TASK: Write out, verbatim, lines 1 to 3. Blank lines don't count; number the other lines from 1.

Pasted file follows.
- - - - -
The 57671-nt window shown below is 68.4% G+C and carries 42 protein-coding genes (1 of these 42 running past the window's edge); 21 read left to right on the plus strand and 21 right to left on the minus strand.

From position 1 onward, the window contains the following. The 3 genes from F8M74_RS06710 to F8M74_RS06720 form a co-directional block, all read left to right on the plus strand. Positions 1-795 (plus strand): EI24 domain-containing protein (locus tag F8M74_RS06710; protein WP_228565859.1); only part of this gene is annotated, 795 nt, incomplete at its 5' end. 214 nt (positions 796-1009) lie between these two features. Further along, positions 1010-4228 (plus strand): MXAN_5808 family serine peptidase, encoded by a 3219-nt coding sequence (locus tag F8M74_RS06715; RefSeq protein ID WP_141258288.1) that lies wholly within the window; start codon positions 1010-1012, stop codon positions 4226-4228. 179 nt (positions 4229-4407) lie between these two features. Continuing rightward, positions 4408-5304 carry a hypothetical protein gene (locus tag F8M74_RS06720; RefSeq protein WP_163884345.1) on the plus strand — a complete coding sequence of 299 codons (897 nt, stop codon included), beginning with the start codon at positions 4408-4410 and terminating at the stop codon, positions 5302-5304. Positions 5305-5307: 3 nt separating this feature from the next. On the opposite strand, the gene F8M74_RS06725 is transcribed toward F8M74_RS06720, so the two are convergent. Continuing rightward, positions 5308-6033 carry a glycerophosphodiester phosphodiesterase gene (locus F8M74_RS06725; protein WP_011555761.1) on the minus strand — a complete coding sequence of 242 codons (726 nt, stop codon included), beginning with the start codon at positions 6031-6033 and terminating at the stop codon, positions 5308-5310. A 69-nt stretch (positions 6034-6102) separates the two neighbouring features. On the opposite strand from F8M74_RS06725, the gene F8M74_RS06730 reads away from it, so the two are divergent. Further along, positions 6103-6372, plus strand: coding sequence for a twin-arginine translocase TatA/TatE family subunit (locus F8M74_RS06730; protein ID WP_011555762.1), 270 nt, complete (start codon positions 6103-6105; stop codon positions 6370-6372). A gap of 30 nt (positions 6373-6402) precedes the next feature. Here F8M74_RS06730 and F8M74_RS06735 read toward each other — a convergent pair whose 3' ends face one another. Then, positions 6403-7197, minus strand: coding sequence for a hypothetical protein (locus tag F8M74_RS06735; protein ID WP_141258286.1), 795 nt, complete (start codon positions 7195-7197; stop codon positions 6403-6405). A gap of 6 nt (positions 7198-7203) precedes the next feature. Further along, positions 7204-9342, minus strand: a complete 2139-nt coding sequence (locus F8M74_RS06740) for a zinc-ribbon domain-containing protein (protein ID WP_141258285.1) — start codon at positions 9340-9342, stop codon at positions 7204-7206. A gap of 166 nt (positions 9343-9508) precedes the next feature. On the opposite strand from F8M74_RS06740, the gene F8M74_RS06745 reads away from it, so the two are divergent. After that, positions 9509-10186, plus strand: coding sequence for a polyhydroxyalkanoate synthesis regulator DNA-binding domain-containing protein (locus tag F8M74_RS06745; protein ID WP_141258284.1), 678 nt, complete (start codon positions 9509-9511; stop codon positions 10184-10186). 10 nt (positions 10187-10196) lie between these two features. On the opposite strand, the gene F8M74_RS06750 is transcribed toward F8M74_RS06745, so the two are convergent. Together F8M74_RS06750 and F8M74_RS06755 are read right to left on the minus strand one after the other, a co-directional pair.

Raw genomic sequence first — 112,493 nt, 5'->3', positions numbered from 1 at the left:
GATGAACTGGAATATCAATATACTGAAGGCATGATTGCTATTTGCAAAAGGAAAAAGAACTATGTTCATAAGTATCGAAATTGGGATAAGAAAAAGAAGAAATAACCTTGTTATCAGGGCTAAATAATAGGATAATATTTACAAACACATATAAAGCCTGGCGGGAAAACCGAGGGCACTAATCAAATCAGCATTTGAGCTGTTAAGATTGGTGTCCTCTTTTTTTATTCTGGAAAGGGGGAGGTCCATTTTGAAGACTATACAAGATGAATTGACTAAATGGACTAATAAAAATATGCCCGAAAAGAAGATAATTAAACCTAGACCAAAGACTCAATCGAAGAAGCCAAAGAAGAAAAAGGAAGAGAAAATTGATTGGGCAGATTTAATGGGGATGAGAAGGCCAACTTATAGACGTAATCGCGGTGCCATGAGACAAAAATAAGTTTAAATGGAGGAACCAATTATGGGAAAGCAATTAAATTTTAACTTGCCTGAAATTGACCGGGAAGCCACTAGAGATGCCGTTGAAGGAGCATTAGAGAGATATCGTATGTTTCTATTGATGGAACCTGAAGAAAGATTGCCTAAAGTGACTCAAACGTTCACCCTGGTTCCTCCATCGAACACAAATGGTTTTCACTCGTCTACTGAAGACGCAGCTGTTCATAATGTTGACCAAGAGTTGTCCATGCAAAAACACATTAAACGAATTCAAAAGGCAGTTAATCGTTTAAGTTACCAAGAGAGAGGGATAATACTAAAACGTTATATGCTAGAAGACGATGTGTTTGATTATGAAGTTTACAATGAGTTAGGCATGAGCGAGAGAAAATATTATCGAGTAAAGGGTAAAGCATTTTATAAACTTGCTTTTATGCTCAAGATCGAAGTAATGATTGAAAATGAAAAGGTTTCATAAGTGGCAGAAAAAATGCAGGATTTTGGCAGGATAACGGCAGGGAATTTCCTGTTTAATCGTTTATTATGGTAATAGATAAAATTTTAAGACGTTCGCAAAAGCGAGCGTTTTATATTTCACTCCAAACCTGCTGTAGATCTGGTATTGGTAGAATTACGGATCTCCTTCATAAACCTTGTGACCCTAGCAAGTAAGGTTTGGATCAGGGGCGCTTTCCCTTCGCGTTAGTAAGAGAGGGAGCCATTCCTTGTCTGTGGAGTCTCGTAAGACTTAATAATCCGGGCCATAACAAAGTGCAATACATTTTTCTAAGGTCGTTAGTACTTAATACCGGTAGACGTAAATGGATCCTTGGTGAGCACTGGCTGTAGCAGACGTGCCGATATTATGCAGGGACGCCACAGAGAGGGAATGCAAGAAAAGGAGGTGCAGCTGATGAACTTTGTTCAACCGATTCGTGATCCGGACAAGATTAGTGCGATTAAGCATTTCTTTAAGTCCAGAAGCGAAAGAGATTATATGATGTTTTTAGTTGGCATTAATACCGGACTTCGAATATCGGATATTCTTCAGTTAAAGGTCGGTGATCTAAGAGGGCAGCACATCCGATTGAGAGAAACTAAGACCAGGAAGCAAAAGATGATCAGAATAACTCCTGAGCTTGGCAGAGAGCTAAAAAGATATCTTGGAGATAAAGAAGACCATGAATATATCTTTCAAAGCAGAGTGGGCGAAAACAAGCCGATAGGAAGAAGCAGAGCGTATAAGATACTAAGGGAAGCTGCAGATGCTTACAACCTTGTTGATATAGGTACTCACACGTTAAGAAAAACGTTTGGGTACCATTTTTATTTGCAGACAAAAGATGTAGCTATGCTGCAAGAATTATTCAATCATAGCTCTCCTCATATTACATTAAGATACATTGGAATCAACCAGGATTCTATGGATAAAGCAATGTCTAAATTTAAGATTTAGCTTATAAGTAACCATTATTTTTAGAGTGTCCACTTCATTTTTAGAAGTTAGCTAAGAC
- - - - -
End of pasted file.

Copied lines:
The 57671-nt window shown below is 68.4% G+C and carries 42 protein-coding genes (1 of these 42 running past the window's edge); 21 read left to right on the plus strand and 21 right to left on the minus strand.

From position 1 onward, the window contains the following. The 3 genes from F8M74_RS06710 to F8M74_RS06720 form a co-directional block, all read left to right on the plus strand. Positions 1-795 (plus strand): EI24 domain-containing protein (locus tag F8M74_RS06710; protein WP_228565859.1); only part of this gene is annotated, 795 nt, incomplete at its 5' end. 214 nt (positions 796-1009) lie between these two features. Further along, positions 1010-4228 (plus strand): MXAN_5808 family serine peptidase, encoded by a 3219-nt coding sequence (locus tag F8M74_RS06715; RefSeq protein ID WP_141258288.1) that lies wholly within the window; start codon positions 1010-1012, stop codon positions 4226-4228. 179 nt (positions 4229-4407) lie between these two features. Continuing rightward, positions 4408-5304 carry a hypothetical protein gene (locus tag F8M74_RS06720; RefSeq protein WP_163884345.1) on the plus strand — a complete coding sequence of 299 codons (897 nt, stop codon included), beginning with the start codon at positions 4408-4410 and terminating at the stop codon, positions 5302-5304. Positions 5305-5307: 3 nt separating this feature from the next. On the opposite strand, the gene F8M74_RS06725 is transcribed toward F8M74_RS06720, so the two are convergent. Continuing rightward, positions 5308-6033 carry a glycerophosphodiester phosphodiesterase gene (locus F8M74_RS06725; protein WP_011555761.1) on the minus strand — a complete coding sequence of 242 codons (726 nt, stop codon included), beginning with the start codon at positions 6031-6033 and terminating at the stop codon, positions 5308-5310. A 69-nt stretch (positions 6034-6102) separates the two neighbouring features. On the opposite strand from F8M74_RS06725, the gene F8M74_RS06730 reads away from it, so the two are divergent. Further along, positions 6103-6372, plus strand: coding sequence for a twin-arginine translocase TatA/TatE family subunit (locus F8M74_RS06730; protein ID WP_011555762.1), 270 nt, complete (start codon positions 6103-6105; stop codon positions 6370-6372). A gap of 30 nt (positions 6373-6402) precedes the next feature. Here F8M74_RS06730 and F8M74_RS06735 read toward each other — a convergent pair whose 3' ends face one another. Then, positions 6403-7197, minus strand: coding sequence for a hypothetical protein (locus tag F8M74_RS06735; protein ID WP_141258286.1), 795 nt, complete (start codon positions 7195-7197; stop codon positions 6403-6405). A gap of 6 nt (positions 7198-7203) precedes the next feature. Further along, positions 7204-9342, minus strand: a complete 2139-nt coding sequence (locus F8M74_RS06740) for a zinc-ribbon domain-containing protein (protein ID WP_141258285.1) — start codon at positions 9340-9342, stop codon at positions 7204-7206. A gap of 166 nt (positions 9343-9508) precedes the next feature. On the opposite strand from F8M74_RS06740, the gene F8M74_RS06745 reads away from it, so the two are divergent. After that, positions 9509-10186, plus strand: coding sequence for a polyhydroxyalkanoate synthesis regulator DNA-binding domain-containing protein (locus tag F8M74_RS06745; protein ID WP_141258284.1), 678 nt, complete (start codon positions 9509-9511; stop codon positions 10184-10186). 10 nt (positions 10187-10196) lie between these two features. On the opposite strand, the gene F8M74_RS06750 is transcribed toward F8M74_RS06745, so the two are convergent. Together F8M74_RS06750 and F8M74_RS06755 are read right to left on the minus strand one after the other, a co-directional pair.

Raw genomic sequence first — 112,493 nt, 5'->3', positions numbered from 1 at the left: